To explore Waller Creek and environs is to live intensively in the modern world and at the same time to be aware of how brief an instant modernity has been with us; how brief an instant, indeed, the human presence has been here in any guise to contemplate a very old set of surroundings. […]
As I approach Midland, Texas from the southeast the rolling hills give way to large, engine-revving trucks, their menacing grills reflecting the setting sun into my rearview mirror. The asphalt beneath my white Toyota Corolla seems to be melting into the petroleum-laden ground from which it had emerged: Not even the road was prepared for […]
So I made the drive from Odessa, Texas to Ruidoso, NM. On the way I passed several landmarks of note regarding energy/environment in the Southwest. The first was the site of the new Waste Control Specialists’ plant that disposes of low-level radioactive waste (LLRW) - the only commercial facility in the United States licensed to dispose of […]
Yesterday I had the opportunity to go for a plane ride around the Odessa area with a member of GARDAP (Gardendale Accountability Project). The 45-minute flight opened my eyes to many new things – not least of which being the queasiness induced by rapidly circling small oil spills.
Yes, the most exciting moment came when we unexpectedly flew over an oil spill just south of Odessa. You can see in the picture how close it is to a landowner’s residence. For more images see GARDAP’s post.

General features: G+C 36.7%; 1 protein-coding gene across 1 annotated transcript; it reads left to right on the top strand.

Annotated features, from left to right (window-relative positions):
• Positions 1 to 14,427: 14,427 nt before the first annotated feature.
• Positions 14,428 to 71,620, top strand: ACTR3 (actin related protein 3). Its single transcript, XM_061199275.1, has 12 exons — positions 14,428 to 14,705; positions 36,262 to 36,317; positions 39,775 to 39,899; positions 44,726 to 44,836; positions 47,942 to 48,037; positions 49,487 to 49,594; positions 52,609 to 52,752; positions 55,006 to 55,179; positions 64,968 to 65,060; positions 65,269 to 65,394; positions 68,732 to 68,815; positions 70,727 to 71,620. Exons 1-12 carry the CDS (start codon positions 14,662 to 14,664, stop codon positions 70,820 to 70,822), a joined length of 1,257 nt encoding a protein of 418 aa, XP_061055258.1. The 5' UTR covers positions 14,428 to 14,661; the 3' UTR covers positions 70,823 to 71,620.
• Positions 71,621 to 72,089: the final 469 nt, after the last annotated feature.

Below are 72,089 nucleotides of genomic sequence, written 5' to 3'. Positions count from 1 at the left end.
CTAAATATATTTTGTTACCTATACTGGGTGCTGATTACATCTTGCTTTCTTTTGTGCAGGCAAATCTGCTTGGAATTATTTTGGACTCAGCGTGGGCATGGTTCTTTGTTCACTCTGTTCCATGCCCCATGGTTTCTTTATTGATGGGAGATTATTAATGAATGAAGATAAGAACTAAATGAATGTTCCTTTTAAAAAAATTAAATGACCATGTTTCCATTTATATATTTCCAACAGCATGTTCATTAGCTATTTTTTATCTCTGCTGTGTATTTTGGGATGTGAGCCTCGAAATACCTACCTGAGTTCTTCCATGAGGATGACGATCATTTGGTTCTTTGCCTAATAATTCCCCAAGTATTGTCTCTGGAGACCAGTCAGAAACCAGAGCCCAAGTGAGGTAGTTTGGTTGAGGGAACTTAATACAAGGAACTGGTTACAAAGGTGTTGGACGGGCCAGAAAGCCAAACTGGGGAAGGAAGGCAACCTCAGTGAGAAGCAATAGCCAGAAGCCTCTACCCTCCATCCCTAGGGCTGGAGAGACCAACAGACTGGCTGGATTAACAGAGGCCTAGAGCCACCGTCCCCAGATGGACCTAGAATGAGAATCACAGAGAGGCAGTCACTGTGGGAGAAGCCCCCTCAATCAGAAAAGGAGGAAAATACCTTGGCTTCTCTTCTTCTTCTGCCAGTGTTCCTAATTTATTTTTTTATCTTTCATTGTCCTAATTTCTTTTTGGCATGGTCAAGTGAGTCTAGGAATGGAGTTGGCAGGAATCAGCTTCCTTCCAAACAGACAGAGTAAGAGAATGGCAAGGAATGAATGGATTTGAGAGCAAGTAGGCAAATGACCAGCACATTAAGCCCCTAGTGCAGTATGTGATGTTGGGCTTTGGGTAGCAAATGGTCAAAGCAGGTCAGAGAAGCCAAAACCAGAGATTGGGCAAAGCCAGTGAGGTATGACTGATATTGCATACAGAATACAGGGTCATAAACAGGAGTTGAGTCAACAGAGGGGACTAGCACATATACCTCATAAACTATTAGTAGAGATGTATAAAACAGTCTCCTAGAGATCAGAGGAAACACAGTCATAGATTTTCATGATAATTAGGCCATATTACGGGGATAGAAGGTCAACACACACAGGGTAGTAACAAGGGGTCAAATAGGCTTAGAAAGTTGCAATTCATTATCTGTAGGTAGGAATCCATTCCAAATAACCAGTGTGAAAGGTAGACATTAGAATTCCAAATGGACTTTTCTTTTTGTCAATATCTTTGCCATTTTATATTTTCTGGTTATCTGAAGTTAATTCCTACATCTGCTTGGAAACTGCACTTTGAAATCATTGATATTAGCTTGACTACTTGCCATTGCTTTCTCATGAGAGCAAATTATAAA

On the flight I saw the proximity with which oil rigs can be put to homes in unincorporated townships in Texas, such as Gardendale. There are literally derricks in people’s backyards as close as 100 feet from their homes.
One of the most unsettling things I saw was a pit full of water to be used for fracking. West Texas is already suffering serious water shortages and these immense reservoirs of clean water go not to people or agriculture, but to freeing fossil fluids thousands of feet underground.
I leave you with an image of a well being drilled. The brown inner pit is the mud discharge that comes up from the earth. The outer moat that looks almost black is the drilling mix, which includes untold chemicals. Often this mixture is left on the owner’s property when the drilling is done. Only a liner separates it from mixing with the earth and groundwater that many residents use for drinking.
Driving through Texas Hill Country in the center of the state I am always reminded of how pretty it is, especially when viewed from the enhanced comfort of an air-conditioned vehicle. The rolling hills outside of Austin tumble lower and lower giving way to a semi-arid steppe and widening sky. On either ends of Hill […]